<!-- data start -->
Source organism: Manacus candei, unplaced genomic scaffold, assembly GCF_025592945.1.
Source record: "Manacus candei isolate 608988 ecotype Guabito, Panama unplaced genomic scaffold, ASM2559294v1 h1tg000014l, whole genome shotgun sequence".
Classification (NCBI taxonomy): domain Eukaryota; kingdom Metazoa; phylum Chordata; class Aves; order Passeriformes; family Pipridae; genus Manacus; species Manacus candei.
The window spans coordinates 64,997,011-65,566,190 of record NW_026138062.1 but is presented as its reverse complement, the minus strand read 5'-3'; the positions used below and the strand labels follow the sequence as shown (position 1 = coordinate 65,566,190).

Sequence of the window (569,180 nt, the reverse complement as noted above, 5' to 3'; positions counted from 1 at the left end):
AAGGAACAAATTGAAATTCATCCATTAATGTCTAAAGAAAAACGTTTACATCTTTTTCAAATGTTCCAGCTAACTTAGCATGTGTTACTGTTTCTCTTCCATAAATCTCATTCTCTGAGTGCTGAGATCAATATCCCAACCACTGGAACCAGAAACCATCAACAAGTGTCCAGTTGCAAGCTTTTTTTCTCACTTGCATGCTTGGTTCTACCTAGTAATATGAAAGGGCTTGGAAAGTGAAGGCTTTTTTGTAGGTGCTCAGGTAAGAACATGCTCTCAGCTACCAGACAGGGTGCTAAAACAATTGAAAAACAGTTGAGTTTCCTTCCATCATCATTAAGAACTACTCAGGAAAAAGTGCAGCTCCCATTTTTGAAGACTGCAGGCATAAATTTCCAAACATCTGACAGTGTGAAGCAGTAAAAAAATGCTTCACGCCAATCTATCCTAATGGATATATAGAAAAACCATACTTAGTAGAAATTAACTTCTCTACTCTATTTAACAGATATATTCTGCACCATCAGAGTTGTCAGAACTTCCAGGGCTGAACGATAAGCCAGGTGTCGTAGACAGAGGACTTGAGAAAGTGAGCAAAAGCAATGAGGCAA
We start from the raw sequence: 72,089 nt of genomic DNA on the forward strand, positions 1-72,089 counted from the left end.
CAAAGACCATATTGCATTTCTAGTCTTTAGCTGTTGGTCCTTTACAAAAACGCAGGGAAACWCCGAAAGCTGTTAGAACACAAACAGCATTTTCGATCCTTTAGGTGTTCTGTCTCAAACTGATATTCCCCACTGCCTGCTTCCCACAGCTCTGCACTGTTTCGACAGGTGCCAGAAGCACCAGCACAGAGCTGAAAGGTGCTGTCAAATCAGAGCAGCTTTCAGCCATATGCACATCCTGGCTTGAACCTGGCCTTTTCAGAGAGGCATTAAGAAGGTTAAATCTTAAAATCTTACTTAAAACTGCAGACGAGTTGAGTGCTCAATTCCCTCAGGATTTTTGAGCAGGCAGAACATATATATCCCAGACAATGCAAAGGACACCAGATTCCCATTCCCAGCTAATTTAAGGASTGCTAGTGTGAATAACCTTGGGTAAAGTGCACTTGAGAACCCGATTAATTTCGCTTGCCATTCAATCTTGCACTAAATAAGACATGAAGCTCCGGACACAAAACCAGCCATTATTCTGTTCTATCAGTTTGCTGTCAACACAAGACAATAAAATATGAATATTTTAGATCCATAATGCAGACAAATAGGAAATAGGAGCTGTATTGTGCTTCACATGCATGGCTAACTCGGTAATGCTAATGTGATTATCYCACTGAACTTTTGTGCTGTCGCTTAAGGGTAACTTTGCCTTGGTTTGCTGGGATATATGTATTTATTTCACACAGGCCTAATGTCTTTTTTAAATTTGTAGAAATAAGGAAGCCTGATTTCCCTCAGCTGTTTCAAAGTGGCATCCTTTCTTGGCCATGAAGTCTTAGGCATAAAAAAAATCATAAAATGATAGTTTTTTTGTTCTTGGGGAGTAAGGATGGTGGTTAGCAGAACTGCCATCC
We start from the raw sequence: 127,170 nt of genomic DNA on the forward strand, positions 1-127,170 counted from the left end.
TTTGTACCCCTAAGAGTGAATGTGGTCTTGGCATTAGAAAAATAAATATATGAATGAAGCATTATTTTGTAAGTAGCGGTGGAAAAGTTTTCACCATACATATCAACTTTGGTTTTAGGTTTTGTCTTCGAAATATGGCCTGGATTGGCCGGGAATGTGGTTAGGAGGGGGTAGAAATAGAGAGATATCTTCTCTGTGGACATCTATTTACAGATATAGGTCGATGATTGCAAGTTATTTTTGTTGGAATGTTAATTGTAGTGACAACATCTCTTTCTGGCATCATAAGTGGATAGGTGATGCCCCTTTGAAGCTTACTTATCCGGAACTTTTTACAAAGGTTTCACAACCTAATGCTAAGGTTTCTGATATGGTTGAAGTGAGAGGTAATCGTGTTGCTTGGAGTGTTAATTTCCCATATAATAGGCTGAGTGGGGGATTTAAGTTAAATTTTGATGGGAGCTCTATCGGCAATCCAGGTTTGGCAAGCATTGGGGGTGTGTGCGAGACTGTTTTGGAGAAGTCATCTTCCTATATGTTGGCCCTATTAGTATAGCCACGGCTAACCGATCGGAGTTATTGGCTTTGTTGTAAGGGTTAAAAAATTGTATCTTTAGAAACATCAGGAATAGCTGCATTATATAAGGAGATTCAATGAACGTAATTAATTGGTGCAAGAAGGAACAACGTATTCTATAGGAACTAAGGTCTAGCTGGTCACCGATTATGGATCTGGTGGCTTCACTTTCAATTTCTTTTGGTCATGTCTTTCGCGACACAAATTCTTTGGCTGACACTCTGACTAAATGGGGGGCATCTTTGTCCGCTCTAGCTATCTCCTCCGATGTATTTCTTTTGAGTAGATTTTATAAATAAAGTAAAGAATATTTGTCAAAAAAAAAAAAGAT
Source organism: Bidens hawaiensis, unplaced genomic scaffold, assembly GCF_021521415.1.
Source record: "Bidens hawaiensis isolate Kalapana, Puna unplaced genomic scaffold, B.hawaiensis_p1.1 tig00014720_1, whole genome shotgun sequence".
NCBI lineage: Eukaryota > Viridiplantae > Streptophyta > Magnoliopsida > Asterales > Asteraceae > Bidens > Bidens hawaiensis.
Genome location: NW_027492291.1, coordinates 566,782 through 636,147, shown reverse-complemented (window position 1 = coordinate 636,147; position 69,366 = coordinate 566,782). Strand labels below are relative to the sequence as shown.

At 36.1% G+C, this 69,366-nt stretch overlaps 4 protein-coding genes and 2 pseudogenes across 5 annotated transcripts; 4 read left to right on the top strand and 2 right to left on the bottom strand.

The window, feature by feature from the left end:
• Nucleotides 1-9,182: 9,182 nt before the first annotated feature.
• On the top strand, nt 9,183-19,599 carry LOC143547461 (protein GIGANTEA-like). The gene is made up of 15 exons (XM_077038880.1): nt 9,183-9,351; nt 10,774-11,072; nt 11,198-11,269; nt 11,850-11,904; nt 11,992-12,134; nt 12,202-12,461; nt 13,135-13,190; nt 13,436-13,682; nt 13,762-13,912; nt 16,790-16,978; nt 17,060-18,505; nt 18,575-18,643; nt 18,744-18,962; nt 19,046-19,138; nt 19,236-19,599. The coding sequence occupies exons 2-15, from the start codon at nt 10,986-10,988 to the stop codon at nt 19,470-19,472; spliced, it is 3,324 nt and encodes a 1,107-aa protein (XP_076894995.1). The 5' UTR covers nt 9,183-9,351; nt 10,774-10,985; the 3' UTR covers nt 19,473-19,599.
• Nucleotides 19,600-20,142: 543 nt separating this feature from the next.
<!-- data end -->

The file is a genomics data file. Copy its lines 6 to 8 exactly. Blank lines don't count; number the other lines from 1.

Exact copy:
AAGGAACAAATTGAAATTCATCCATTAATGTCTAAAGAAAAACGTTTACATCTTTTTCAAATGTTCCAGCTAACTTAGCATGTGTTACTGTTTCTCTTCCATAAATCTCATTCTCTGAGTGCTGAGATCAATATCCCAACCACTGGAACCAGAAACCATCAACAAGTGTCCAGTTGCAAGCTTTTTTTCTCACTTGCATGCTTGGTTCTACCTAGTAATATGAAAGGGCTTGGAAAGTGAAGGCTTTTTTGTAGGTGCTCAGGTAAGAACATGCTCTCAGCTACCAGACAGGGTGCTAAAACAATTGAAAAACAGTTGAGTTTCCTTCCATCATCATTAAGAACTACTCAGGAAAAAGTGCAGCTCCCATTTTTGAAGACTGCAGGCATAAATTTCCAAACATCTGACAGTGTGAAGCAGTAAAAAAATGCTTCACGCCAATCTATCCTAATGGATATATAGAAAAACCATACTTAGTAGAAATTAACTTCTCTACTCTATTTAACAGATATATTCTGCACCATCAGAGTTGTCAGAACTTCCAGGGCTGAACGATAAGCCAGGTGTCGTAGACAGAGGACTTGAGAAAGTGAGCAAAAGCAATGAGGCAA
We start from the raw sequence: 72,089 nt of genomic DNA on the forward strand, positions 1-72,089 counted from the left end.
CAAAGACCATATTGCATTTCTAGTCTTTAGCTGTTGGTCCTTTACAAAAACGCAGGGAAACWCCGAAAGCTGTTAGAACACAAACAGCATTTTCGATCCTTTAGGTGTTCTGTCTCAAACTGATATTCCCCACTGCCTGCTTCCCACAGCTCTGCACTGTTTCGACAGGTGCCAGAAGCACCAGCACAGAGCTGAAAGGTGCTGTCAAATCAGAGCAGCTTTCAGCCATATGCACATCCTGGCTTGAACCTGGCCTTTTCAGAGAGGCATTAAGAAGGTTAAATCTTAAAATCTTACTTAAAACTGCAGACGAGTTGAGTGCTCAATTCCCTCAGGATTTTTGAGCAGGCAGAACATATATATCCCAGACAATGCAAAGGACACCAGATTCCCATTCCCAGCTAATTTAAGGASTGCTAGTGTGAATAACCTTGGGTAAAGTGCACTTGAGAACCCGATTAATTTCGCTTGCCATTCAATCTTGCACTAAATAAGACATGAAGCTCCGGACACAAAACCAGCCATTATTCTGTTCTATCAGTTTGCTGTCAACACAAGACAATAAAATATGAATATTTTAGATCCATAATGCAGACAAATAGGAAATAGGAGCTGTATTGTGCTTCACATGCATGGCTAACTCGGTAATGCTAATGTGATTATCYCACTGAACTTTTGTGCTGTCGCTTAAGGGTAACTTTGCCTTGGTTTGCTGGGATATATGTATTTATTTCACACAGGCCTAATGTCTTTTTTAAATTTGTAGAAATAAGGAAGCCTGATTTCCCTCAGCTGTTTCAAAGTGGCATCCTTTCTTGGCCATGAAGTCTTAGGCATAAAAAAAATCATAAAATGATAGTTTTTTTGTTCTTGGGGAGTAAGGATGGTGGTTAGCAGAACTGCCATCC